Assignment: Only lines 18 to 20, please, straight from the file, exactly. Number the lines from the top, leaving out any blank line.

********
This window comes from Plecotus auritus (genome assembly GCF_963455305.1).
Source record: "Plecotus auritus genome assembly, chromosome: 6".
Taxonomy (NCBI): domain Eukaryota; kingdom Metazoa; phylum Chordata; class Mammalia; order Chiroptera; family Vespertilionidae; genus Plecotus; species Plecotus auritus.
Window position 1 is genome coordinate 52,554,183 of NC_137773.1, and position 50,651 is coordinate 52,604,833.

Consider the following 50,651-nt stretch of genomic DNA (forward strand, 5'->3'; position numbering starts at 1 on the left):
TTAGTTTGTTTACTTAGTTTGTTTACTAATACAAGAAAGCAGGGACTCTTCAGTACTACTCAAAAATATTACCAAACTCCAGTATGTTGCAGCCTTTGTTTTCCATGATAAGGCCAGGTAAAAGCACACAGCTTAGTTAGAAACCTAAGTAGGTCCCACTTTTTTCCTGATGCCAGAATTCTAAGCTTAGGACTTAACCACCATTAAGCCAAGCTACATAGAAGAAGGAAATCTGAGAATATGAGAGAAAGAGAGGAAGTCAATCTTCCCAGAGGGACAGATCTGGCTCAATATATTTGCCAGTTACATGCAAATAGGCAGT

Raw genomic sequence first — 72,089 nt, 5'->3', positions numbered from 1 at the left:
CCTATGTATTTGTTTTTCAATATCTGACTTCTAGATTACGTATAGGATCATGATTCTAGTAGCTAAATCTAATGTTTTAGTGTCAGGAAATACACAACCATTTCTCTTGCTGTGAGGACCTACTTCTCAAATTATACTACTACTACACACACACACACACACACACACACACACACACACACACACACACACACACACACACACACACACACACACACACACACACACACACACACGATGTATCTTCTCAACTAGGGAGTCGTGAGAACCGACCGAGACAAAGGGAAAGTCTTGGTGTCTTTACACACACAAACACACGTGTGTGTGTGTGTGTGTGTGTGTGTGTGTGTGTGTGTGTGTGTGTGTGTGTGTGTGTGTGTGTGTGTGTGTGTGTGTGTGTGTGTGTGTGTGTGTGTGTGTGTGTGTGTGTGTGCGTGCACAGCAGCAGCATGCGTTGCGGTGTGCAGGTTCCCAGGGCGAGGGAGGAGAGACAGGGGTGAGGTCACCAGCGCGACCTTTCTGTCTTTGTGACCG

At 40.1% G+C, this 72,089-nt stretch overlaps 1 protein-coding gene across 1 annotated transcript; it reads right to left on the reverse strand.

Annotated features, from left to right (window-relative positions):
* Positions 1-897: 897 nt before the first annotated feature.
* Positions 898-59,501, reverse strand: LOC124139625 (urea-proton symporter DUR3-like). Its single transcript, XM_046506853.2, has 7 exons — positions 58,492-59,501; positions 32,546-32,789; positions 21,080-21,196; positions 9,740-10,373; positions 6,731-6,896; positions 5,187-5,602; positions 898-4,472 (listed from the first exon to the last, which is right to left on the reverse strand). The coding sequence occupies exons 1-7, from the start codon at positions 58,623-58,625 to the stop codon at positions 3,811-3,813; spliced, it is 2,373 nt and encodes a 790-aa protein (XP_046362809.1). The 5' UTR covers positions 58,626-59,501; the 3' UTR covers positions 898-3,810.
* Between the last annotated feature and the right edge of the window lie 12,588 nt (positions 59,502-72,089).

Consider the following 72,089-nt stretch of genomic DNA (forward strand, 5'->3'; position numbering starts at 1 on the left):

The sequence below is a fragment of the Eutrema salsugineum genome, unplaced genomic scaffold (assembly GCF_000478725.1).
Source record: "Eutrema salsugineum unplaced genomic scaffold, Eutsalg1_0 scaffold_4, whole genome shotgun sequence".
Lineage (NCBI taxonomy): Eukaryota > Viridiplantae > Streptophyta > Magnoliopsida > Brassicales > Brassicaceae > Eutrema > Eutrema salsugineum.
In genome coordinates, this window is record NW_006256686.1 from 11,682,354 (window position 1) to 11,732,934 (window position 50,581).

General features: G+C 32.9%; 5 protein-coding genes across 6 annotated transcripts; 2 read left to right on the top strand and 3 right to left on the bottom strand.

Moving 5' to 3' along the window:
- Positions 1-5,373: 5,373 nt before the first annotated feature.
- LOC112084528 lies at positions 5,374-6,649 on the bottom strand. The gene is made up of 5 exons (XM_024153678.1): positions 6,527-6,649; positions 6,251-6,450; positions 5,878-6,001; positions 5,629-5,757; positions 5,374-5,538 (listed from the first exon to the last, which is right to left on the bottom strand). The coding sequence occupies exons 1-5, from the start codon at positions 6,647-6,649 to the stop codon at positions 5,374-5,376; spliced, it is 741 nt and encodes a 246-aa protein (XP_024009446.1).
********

In genome coordinates, this window is record NW_006256686.1 from 11,682,354 (window position 1) to 11,732,934 (window position 50,581).

General features: G+C 32.9%; 5 protein-coding genes across 6 annotated transcripts; 2 read left to right on the top strand and 3 right to left on the bottom strand.

Moving 5' to 3' along the window: